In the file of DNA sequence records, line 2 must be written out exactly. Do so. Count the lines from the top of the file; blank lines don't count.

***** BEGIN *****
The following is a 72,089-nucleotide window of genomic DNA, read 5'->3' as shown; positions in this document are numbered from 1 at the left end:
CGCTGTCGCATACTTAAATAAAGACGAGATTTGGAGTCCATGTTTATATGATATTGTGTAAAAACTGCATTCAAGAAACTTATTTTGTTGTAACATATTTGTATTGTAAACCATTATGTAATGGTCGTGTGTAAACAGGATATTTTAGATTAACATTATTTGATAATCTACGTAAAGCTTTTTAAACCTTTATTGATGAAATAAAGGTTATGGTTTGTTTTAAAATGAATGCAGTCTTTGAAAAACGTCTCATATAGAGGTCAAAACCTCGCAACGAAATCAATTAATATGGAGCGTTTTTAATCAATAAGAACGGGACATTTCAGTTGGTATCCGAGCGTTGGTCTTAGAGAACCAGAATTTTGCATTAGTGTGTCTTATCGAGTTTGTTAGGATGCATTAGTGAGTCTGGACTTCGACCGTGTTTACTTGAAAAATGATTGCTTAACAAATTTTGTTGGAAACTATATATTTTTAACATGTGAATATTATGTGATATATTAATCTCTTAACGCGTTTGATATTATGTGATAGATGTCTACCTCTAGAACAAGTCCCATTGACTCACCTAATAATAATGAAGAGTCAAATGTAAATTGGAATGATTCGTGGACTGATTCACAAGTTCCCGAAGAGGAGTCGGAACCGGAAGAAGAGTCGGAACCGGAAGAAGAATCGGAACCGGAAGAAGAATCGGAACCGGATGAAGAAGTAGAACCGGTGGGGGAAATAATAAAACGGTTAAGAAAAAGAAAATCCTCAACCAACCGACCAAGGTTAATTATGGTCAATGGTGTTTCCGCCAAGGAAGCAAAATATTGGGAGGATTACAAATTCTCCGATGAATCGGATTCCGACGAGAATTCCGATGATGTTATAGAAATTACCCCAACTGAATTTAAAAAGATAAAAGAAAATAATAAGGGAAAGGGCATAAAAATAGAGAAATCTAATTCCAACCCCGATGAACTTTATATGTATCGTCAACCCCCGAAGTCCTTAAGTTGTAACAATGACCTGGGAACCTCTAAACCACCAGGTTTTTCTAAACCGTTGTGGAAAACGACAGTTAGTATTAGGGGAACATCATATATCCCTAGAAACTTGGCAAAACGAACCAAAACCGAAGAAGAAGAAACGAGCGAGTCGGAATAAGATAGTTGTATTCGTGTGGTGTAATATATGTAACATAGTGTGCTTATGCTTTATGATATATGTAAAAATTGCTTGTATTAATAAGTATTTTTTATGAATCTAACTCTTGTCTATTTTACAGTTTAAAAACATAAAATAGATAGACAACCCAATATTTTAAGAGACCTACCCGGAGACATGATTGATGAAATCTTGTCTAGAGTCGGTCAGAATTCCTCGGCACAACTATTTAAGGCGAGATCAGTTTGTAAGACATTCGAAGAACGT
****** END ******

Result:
CGCTGTCGCATACTTAAATAAAGACGAGATTTGGAGTCCATGTTTATATGATATTGTGTAAAAACTGCATTCAAGAAACTTATTTTGTTGTAACATATTTGTATTGTAAACCATTATGTAATGGTCGTGTGTAAACAGGATATTTTAGATTAACATTATTTGATAATCTACGTAAAGCTTTTTAAACCTTTATTGATGAAATAAAGGTTATGGTTTGTTTTAAAATGAATGCAGTCTTTGAAAAACGTCTCATATAGAGGTCAAAACCTCGCAACGAAATCAATTAATATGGAGCGTTTTTAATCAATAAGAACGGGACATTTCAGTTGGTATCCGAGCGTTGGTCTTAGAGAACCAGAATTTTGCATTAGTGTGTCTTATCGAGTTTGTTAGGATGCATTAGTGAGTCTGGACTTCGACCGTGTTTACTTGAAAAATGATTGCTTAACAAATTTTGTTGGAAACTATATATTTTTAACATGTGAATATTATGTGATATATTAATCTCTTAACGCGTTTGATATTATGTGATAGATGTCTACCTCTAGAACAAGTCCCATTGACTCACCTAATAATAATGAAGAGTCAAATGTAAATTGGAATGATTCGTGGACTGATTCACAAGTTCCCGAAGAGGAGTCGGAACCGGAAGAAGAGTCGGAACCGGAAGAAGAATCGGAACCGGAAGAAGAATCGGAACCGGATGAAGAAGTAGAACCGGTGGGGGAAATAATAAAACGGTTAAGAAAAAGAAAATCCTCAACCAACCGACCAAGGTTAATTATGGTCAATGGTGTTTCCGCCAAGGAAGCAAAATATTGGGAGGATTACAAATTCTCCGATGAATCGGATTCCGACGAGAATTCCGATGATGTTATAGAAATTACCCCAACTGAATTTAAAAAGATAAAAGAAAATAATAAGGGAAAGGGCATAAAAATAGAGAAATCTAATTCCAACCCCGATGAACTTTATATGTATCGTCAACCCCCGAAGTCCTTAAGTTGTAACAATGACCTGGGAACCTCTAAACCACCAGGTTTTTCTAAACCGTTGTGGAAAACGACAGTTAGTATTAGGGGAACATCATATATCCCTAGAAACTTGGCAAAACGAACCAAAACCGAAGAAGAAGAAACGAGCGAGTCGGAATAAGATAGTTGTATTCGTGTGGTGTAATATATGTAACATAGTGTGCTTATGCTTTATGATATATGTAAAAATTGCTTGTATTAATAAGTATTTTTTATGAATCTAACTCTTGTCTATTTTACAGTTTAAAAACATAAAATAGATAGACAACCCAATATTTTAAGAGACCTACCCGGAGACATGATTGATGAAATCTTGTCTAGAGTCGGTCAGAATTCCTCGGCACAACTATTTAAGGCGAGATCAGTTTGTAAGACATTCGAAGAACGT